article ‘New model of food pantry helps people maintain their dignity’
This January 2012 newspaper article highlighted, among other issues, efforts by a local food pantry to enhance both image and competency of people using the pantry: ‘The new location allows it to be set up like a grocery store to give people a sense of dignity … Where before volunteers pre-bagged food and handed it to people … now people have the option to choose things they like to eat.’ Such an approach is thus potentially more role-valorizing for the people coming to the pantry for food. To be clear, the article did not use role language but that is my interpretation of what the food pantry is reportedly doing.
This practice still raises questions pertinent to the culturally valued analog concept in Social Role Valorization (SRV monograph by Wolfensberger, 1998, pp. 117-118; PASSING ratings manual, Wolfensberger & Thomas, 2007, pp. 30-31). The culturally valued analog provides for a baseline in a sense: what is the range of societally valued and expected practices that can act as a model or standard for a particular service practice? How are such needs generally met for socially valued people in valued ways in the valued culture or society? For example, the culturally valued analog for residential services includes the different forms of home which are socially valued, with which we are familiar, and of which we hold positive expectations (PASSING manual, Wolfensberger & Thomas, 2007, p. 30).
What is the culturally valued analog for putting food on the table and feeding one’s family? It would likely include a range of options, such as shopping in a market, using a gift card at certain shops, shopping at a farmer’s market, eating out, eating with family or at a friend’s house, borrowing some specific groceries from a neighbor under certain circumstances, growing some of your food at home or in a community plot (at least in certain geographic locales and during certain times of the year), buying or splitting or working a share in a community supported farm, and so on. In light of the culturally valued analog, getting food from a food pantry, even if it is becoming more typical for more people in these hard economic times, is still generally not a positively valued practice surrounded by positive expectations, even with the positive adaptations mentioned in the article referenced above.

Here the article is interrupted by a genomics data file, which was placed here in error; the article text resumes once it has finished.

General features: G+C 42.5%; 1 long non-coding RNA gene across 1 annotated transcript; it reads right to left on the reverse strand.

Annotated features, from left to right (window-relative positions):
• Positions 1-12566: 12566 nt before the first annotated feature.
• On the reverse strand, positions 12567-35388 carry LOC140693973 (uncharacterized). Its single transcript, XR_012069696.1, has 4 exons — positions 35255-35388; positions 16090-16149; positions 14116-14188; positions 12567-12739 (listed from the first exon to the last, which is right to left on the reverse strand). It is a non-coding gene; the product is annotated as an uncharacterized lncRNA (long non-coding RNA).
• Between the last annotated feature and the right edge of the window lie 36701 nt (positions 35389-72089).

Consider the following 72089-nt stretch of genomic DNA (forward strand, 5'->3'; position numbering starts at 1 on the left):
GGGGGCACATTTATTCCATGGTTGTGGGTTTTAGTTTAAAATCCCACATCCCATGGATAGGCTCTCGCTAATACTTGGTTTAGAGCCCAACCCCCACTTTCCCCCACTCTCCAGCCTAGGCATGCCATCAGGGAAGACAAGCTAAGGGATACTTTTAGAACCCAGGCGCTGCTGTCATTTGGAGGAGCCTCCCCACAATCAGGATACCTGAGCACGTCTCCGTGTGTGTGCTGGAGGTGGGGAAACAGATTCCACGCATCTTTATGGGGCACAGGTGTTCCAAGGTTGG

Another level of SRV-based consideration of course is address of need. If you have no food, getting food is a pressing need obviously, so a food pantry can at least provide some immediate help in partly addressing that need quite directly. However, the culturally valued analog also asks us to consider the how of addressing relevant need.
For more on this issue, see an article published in the 2004 SRV-VRS: The International Social Role Valorization Journal, 5(1&2), 72-74.
In: Uncategorized · Tagged with: competency enhancement, culturally valued analog, image enhancement, PASSING, poverty, Social Role Valorization, Wolf Wolfensberger